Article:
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Herald Journal Guides
Senior Citizens Resources Guide

Making tough decisions

By Chris Schultz

Ultimately, for all of us, there comes a point in time when life and the relationships we have with others change dramatically.

Those changes can be good or bad, and in most cases, as the one I will talk briefly about, involve both good and bad.

A major change occurred in my life last August, when my father, Walter, was admitted to a long-term care center.

At age 86, his health was failing him. Alzheimer's and dementia were crippling his short-term memory. Cancer in a gland and the resulting surgery had slowed him up even more, and it seemed every injury or ailment he had in his life was quickly reappearing.

Time was taking its toll on my father, and even more so on my mother and my twin sister and her family.

The amount and level of attention and care my father needed was growing every day. Stress for all of us grew along with it.

Years before his surgery in August, my twin sister and I had made a commitment that we would do our best to care for both of our parents in the twilight of their lives. A few years ago that commitment included our parents moving in with my sister and her family.

With the change, her family then included her husband, two young kids, and grandpa and grandma. The system worked well until Walter's declining health and surgery.

In August, the time had come. Dad needed more care than any of us could provide.
A decision had to be made, and in our case, with a large family, and emotions running high, the decision was difficult.

Money, quality, location; in-home care, a long term care facility, or possibly adult day care.

Where do you start? How do you get objective information? What resources are available and what do they cost?

Although several immediate family members were involved in the decision, I found myself, being the administrator for my parents, leading the way. First of all, finding comprehensive information was difficult.

The hospital where he had to be moved from recommended a direct move to a long-term care facility and just simply asked where we wanted him sent.

In haste, we made a quick decision based on geography, and that's when the learning process really started.

Walter, with Alzheimer's and a passion to wander, wasn't accepted by many facilities for a long-term stay.

The first decision made for his care only led to a much more difficult one ­ in-home care or long-term care facility farther away.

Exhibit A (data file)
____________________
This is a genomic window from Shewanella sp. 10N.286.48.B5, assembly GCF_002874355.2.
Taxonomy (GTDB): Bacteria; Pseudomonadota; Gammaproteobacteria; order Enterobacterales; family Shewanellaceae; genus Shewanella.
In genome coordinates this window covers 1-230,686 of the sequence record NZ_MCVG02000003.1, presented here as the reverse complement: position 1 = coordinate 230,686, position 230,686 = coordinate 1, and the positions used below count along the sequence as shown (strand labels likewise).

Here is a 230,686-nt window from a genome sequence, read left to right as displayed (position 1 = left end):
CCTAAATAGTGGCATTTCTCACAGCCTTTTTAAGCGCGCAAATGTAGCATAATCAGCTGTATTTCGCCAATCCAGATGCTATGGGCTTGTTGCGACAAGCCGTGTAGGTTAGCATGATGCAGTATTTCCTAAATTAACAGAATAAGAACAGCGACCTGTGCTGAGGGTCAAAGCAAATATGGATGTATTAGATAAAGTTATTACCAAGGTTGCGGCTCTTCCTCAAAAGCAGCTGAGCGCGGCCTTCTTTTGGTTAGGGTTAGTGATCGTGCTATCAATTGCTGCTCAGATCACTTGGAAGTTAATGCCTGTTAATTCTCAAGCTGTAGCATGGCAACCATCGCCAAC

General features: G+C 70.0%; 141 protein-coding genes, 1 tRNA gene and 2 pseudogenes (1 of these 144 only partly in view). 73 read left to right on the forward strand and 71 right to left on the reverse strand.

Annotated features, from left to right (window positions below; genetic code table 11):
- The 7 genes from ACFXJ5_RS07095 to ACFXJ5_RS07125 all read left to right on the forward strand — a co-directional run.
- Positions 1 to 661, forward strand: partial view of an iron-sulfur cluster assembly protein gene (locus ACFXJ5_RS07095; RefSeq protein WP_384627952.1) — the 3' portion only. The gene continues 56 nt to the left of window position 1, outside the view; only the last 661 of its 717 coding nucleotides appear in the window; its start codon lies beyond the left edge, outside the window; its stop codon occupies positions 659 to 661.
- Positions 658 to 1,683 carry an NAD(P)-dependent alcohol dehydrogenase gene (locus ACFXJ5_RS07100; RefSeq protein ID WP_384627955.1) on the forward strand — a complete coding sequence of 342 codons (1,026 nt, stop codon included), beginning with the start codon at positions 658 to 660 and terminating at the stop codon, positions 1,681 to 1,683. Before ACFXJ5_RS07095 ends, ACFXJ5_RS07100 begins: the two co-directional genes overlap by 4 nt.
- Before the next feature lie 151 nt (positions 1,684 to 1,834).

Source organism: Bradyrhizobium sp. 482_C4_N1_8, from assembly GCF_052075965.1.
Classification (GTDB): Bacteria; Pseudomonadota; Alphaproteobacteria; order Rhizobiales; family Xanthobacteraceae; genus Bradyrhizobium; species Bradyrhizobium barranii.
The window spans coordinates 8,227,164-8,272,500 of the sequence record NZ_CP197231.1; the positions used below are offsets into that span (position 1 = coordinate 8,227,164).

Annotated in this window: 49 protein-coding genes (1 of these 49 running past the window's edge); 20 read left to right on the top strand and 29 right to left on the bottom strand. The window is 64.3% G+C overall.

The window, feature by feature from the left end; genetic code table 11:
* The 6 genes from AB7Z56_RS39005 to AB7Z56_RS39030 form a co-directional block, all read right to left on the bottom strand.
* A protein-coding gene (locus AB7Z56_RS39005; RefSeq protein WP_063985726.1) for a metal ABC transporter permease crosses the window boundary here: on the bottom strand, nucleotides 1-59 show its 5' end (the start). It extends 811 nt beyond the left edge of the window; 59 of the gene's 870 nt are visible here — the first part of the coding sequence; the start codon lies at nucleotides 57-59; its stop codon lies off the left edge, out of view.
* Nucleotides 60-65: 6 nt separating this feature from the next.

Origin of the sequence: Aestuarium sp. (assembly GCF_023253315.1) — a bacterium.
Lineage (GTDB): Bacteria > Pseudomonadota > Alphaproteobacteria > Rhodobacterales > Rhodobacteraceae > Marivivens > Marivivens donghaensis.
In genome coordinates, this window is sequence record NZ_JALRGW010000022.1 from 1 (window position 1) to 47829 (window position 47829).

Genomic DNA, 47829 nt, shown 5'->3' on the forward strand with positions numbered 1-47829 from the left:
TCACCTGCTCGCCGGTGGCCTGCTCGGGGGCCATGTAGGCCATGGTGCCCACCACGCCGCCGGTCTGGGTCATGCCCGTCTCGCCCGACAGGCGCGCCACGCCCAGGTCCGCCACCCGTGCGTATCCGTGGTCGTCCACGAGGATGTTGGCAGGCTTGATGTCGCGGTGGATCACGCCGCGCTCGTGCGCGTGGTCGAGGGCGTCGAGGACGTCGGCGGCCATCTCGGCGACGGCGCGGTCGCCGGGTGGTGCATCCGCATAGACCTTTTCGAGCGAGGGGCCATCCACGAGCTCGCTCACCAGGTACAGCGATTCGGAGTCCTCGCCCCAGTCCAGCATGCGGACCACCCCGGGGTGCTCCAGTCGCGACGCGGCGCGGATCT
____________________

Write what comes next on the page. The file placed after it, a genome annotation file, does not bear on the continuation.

Time was not in our favor, and although the people I dealt with were very nice, meetings with various agencies and social workers lead to only more confusion.

Every meeting lead to another resource or opportunity. No one seemed to have or be able to present information on a variety of services that were available.

I soon found out that there was no one good source of information on services or resources ­ just a pile of small brochures and recommendations from those in the industry. Private, public, in-home, or care facility ­ there were choices, and many of them.

With family emotions running high, financial considerations stressful ,and Walter needing to be moved in less than a week's time, things weren't going good. The right decision seemed a million miles away.

At that time, I changed my approach, scrapped all the small brochures and business cards, and leaned heavily on one local resource guide, the previous version of this one.

With it in hand, I called, visited, and interviewed various in-home care services and long-term care facilities. The guide lead me to a final decision for my father's care. In my briefcase with all the forms and applications, it still sits on top with this version soon to replace it.

So far, six months later the decision had been a good one for Walter. He seems happy and well cared for and we can visit often. That's the good.

The bad side is, he's not at home, we all miss him, and I will always question the process, the decisions made, if I could have done more, and if there was something better.

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